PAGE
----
I ask people this question a lot - do you hide a spare key?
Have you ever been locked out of your house? About 30 years ago we locked ourselves out, and we had to call a locksmith, who, for a lot of money, came to the house and physically picked the lock to get us inside.
That was a huge lesson.
But, if you want to avoid that, and want to hide a key someplace, there are some very bad, and some very good, places to do that.
THE BAD PLACES
Think carefully - what would those be?
Certainly under the mat or a flower pot on the front porch. According to the Washington Post almost 1/3 of burglaries happen through the front door. Either a key is found, or the lock set is bumped. You can read about bump keys by clicking here. We have had the Medeco lock sets on our doors for many years - they cannot be bumped.
Other bad places would be the famous fake rock in the yard. If you, and everyone else, knows about the fake rocks, don't you think burglars might also? Similar to that, one of those magnetized key holders behind a downspout or some other place it would stick could easily be found by a burglar, who also happens to know about the magnetized key holders.
One more place would be inside your wallet. What happens if you lose your wallet (or purse)? The finder has not only your address but your house key. A burglary could literally happen inside of a few minutes.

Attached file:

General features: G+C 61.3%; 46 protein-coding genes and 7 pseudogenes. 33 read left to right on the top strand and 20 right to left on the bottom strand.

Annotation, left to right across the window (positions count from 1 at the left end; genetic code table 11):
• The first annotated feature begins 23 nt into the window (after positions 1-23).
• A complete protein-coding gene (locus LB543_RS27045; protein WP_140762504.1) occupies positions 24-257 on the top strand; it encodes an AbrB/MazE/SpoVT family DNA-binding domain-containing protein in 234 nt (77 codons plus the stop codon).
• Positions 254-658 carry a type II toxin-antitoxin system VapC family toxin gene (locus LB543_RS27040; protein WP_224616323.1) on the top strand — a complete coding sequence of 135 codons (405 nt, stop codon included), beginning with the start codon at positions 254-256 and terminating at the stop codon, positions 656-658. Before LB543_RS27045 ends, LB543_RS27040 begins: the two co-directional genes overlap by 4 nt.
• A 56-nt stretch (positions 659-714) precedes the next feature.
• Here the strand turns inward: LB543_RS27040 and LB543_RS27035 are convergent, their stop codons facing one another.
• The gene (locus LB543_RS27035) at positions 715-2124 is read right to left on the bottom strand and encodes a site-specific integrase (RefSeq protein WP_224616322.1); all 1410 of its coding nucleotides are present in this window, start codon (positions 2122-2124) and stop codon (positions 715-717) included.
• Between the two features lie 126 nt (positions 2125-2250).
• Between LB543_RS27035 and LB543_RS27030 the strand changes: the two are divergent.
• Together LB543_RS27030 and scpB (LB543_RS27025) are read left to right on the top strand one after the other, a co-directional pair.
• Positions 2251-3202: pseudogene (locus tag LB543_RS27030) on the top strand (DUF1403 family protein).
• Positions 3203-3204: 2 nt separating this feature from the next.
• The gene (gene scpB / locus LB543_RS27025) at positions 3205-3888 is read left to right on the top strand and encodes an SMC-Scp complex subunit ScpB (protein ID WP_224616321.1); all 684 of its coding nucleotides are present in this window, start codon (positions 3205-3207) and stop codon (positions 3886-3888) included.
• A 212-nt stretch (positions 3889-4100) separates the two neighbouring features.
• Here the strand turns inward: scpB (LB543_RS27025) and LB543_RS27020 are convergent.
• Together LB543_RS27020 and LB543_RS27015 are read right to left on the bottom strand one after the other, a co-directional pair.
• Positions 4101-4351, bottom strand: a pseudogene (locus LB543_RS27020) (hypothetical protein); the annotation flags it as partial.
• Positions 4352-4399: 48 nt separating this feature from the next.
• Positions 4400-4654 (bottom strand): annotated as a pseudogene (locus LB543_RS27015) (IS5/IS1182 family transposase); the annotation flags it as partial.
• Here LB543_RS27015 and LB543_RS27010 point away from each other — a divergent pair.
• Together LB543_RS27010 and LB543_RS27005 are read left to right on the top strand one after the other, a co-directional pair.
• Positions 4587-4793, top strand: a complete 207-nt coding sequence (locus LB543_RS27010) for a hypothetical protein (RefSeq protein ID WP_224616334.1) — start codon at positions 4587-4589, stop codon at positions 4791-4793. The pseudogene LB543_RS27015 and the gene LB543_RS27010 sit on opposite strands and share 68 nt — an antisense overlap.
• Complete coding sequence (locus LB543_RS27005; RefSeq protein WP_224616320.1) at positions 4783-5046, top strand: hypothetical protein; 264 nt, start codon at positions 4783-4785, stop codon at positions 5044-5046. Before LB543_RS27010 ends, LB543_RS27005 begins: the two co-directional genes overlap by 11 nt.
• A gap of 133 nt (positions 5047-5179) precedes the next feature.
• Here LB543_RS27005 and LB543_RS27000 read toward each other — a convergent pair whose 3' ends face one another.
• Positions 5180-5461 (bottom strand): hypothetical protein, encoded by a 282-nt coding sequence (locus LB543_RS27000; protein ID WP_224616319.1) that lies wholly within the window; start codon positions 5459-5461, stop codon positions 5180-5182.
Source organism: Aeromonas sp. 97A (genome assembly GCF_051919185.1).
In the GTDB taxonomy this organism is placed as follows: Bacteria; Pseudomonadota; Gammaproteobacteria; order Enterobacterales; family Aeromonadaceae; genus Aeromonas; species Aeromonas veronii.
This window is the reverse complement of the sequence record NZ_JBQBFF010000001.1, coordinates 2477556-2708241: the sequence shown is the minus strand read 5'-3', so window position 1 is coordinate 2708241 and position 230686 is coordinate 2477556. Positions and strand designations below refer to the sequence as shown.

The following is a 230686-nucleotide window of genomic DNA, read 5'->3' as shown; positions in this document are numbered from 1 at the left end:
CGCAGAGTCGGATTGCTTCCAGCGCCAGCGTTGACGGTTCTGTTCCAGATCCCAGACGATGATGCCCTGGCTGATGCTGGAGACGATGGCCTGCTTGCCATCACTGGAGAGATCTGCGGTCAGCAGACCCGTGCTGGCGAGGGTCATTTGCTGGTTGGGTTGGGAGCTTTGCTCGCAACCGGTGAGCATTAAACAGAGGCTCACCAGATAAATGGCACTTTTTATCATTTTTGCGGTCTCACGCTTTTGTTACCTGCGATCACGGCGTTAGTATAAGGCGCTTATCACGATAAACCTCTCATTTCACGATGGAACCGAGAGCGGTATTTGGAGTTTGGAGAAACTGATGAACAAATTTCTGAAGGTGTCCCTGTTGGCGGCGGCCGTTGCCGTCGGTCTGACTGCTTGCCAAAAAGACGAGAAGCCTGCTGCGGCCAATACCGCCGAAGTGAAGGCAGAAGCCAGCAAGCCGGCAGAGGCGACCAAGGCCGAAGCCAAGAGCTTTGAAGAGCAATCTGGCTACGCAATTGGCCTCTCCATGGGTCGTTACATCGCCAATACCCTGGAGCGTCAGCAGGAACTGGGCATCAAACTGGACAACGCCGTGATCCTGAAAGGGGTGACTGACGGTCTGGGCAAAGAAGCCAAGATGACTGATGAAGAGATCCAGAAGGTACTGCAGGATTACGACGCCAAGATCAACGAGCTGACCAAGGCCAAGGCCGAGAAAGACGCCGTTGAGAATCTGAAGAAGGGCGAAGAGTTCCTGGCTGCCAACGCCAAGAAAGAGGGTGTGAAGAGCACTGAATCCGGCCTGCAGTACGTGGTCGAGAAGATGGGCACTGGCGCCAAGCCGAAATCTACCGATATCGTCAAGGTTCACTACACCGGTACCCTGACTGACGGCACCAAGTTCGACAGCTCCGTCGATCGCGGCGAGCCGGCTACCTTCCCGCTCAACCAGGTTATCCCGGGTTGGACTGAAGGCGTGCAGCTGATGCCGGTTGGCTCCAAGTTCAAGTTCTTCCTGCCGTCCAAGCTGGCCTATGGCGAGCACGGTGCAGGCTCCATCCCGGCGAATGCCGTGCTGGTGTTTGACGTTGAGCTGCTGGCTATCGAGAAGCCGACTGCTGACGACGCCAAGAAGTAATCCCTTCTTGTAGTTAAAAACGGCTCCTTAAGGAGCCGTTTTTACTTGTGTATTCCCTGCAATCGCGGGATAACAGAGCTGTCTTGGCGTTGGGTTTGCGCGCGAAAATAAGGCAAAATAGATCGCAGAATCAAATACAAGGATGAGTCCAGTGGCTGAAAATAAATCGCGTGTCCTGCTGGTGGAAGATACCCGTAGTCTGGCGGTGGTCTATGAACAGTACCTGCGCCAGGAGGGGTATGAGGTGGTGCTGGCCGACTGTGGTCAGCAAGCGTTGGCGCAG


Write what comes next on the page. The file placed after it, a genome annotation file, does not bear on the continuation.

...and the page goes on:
THE GOOD PLACES
Probably the best way to protect your house when you are away is to know your neighbors. And especially let them know when you will be away. They can watch the house, pick up your mail and newspapers, and even park a car in your driveway. But the best neighbors are those you can trust with your key. I happen to be the repository for many keys in my neighborhood. Only once have I had to go into a house, when my wife thought she heard a water leak. Putting on my home inspector hat, I roamed all around and could find nothing. When they got home I told them I was in the house and why and all was well.
Another good place is somewhere burglars would not think to look. That might include under the doghouse, an out-of-the-way spot in the shed, inside the garage in something that does not look like a key holder (like a key safe made to look like one of many oil cans) or in a place that only you would know to look in. I even saw a fake sprinkler head advertised as a key holder. As one of many sprinkler heads in the yard it would be very hard and time consuming to determine which it might be. A federal agent friend once suggested to me that a magnetized key holder under the car is a good idea. You know it is there and your hidden key is not home when you are not at home!
Another great burglar deterrent, and way of not locking yourself out or losing your key, would be to take advantage of technology. Out now are "automation door locks" which work off of computers and smart phones. You can simply unlock the house from the office computer for the plumber, or from your phone while standing on the front porch.
So, keep all this in mind as you try to prevent yourself from getting into your own house! Did I say that right? Yes, I did. It's better to prevent yourself from not being able to get into your house! My English teachers would recognize that as a double negative! That sort of prevention takes forethought.
My recommendation: as with everything, be smart! Take advantage of yourself, your friends, new ideas and new technology. And get into your house when you need to get in! Who doesn't like that idea?
Jay Markanich Real Estate Inspections, LLC
Based in Bristow, serving all of Northern Virginia.
Office (703) 330-6388 Cell (703) 585-7560